Confessions of a lousy cashier

After seven years of cashiering at two different grocery stores (Greenlife/Whole Foods and now Earth Fare), I really do believe that – at my best – I am a very good, sometimes inspired, cashier.  Mr SquishyBut I’m sure not always at my best.  At my worst, I suck.

I am learning again and again that it really doesn’t support me to show up for work tired or depressed – or, like today, tired and depressed.   Tired I have some control over: it usually really is possible to get to bed at a reasonable hour the night before I work.  Depressed I have less control over – especially as someone with bipolar disorder whose bipolar process is currently pretty out-of-control.

Cashiering in a grocery store (and probably other kinds of stores, but this is the kind of store I know best) is very demanding work.  My buddy Tom Kilby in the Grocery Department – who has been working in grocery stores for a lot longer than I – believes it is the hardest job in the store.

Tom Kilby

Tom Kilby and unnamed cat he was visiting. 

You do very repetitive work, which does not necessarily support your creative energies – but you need to be creative anyway.  To do it really well, you need to be “on” – you need to fully show up, as much as this is possible, for one person after another, standing mostly in the same spot, for however many hours your shift lasts.  You need to not just be friendly, but if you want to provide a world-class experience for your customer, you need to be really interested in them.  To the extent that your line allows, you want them to feel really greeted, really welcome, really valued.

When I am tired or depressed, I just don’t feel like doing all that – and sometimes I just don’t.  But, ironically, what I keep finding is that this kind of connection with my customer is the most powerful antidote to exhaustion and maybe especially to depression.  If I reach down deep and pull up the energy to make really good contact with my customer, I feel better – sometimes, surprisingly, really good.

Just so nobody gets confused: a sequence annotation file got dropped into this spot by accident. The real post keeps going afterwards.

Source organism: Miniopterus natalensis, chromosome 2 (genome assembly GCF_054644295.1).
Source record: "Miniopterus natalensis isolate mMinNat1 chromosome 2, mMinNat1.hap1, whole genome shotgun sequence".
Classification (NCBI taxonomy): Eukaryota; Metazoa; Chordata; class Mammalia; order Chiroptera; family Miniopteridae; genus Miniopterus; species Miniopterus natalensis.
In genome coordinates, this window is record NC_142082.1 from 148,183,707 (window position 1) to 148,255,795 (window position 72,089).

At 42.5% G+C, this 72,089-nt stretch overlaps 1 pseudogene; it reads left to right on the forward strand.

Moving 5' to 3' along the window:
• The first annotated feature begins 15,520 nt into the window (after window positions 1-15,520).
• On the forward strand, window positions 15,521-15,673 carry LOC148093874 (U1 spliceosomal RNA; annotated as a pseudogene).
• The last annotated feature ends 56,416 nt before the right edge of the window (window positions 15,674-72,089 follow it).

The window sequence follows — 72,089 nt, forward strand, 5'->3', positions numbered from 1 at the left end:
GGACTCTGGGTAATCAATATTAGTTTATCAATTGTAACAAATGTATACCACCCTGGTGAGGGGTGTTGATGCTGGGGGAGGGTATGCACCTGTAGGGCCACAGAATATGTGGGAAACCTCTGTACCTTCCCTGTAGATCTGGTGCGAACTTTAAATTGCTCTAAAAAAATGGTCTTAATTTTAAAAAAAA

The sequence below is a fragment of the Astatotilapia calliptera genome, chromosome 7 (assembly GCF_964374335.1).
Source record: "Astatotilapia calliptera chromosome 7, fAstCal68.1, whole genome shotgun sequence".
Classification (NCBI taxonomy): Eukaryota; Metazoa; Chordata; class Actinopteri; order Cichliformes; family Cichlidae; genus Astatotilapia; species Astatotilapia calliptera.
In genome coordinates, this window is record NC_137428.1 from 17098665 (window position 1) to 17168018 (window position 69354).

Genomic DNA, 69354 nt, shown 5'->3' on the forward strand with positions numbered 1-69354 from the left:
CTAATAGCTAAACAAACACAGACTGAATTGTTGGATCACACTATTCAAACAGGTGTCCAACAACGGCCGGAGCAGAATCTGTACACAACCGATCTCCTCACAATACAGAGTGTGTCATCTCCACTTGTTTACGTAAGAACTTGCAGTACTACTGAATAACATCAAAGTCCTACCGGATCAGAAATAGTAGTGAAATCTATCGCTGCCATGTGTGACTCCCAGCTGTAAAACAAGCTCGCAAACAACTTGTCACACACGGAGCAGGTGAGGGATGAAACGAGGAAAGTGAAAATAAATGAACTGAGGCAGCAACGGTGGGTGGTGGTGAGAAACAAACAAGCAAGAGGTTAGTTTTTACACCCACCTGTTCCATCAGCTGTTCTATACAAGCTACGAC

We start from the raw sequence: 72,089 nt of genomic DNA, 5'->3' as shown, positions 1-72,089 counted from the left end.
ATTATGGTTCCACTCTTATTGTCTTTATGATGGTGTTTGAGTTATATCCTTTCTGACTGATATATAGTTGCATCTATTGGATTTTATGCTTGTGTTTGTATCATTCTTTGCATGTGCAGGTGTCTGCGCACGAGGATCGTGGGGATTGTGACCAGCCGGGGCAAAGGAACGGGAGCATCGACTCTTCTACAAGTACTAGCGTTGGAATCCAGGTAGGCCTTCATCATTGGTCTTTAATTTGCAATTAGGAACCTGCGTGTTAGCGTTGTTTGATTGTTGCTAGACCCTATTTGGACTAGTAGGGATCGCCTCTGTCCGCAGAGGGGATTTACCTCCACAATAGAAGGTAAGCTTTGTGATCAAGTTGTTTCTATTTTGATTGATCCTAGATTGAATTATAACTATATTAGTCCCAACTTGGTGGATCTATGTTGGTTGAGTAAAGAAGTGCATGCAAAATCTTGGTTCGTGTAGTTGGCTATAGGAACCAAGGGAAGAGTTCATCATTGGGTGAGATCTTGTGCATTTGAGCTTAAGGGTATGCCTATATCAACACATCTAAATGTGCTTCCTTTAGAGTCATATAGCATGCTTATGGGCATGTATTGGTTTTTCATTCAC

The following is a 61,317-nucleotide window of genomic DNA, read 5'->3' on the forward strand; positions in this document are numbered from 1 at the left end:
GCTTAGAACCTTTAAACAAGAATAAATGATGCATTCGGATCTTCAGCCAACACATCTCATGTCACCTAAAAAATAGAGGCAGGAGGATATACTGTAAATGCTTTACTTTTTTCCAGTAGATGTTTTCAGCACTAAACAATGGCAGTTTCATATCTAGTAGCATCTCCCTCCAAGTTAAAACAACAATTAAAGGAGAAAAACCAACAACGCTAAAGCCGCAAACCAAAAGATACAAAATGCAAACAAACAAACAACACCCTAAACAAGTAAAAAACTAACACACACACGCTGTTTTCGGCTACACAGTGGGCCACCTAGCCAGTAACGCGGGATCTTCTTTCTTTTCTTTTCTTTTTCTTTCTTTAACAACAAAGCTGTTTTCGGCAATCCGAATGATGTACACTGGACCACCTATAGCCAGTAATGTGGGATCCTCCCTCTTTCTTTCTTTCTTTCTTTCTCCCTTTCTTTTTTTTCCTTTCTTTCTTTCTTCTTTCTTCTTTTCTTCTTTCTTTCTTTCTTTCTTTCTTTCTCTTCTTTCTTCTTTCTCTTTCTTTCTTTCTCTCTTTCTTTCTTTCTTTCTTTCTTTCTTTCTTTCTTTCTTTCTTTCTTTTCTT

This actually should not be surprising.  We are social beings.  We crave contact with others of our species.  Emotional intelligenceReally connecting with our customers can be very satisfying.  We obviously can’t do it equally well with all of our customers – one after another after another.  Even when I am on a roll, I will observe myself maybe having great contact with one customer – then just kind of cruising with the next.  And sometimes the customer doesn’t want contact with us: they are preoccupied with something else or they have four more errands to run and they just want to get the hell out of here.

We also crave the experience of competence, of skill.  If we are aiming for really rich connection with customers, there is no limit to how much we can grow this skill.  I’m 73 years old, have 35 years of experience doing customer service in a professional setting and now 15 years in various  front-line customer service settings (Working Hard for the Money) – and it feels like only now am I really catching my stride and like there is no limit as to how much better I can get.

Cashiering can sometimes seem like a kind of menial job, but it really is nothing like that.  At it’s best – when we really throw ourselves into it – it is an art, a dance.  Otherwise we’re just swiping groceries, for relatively low pay.  That is just not a good deal.

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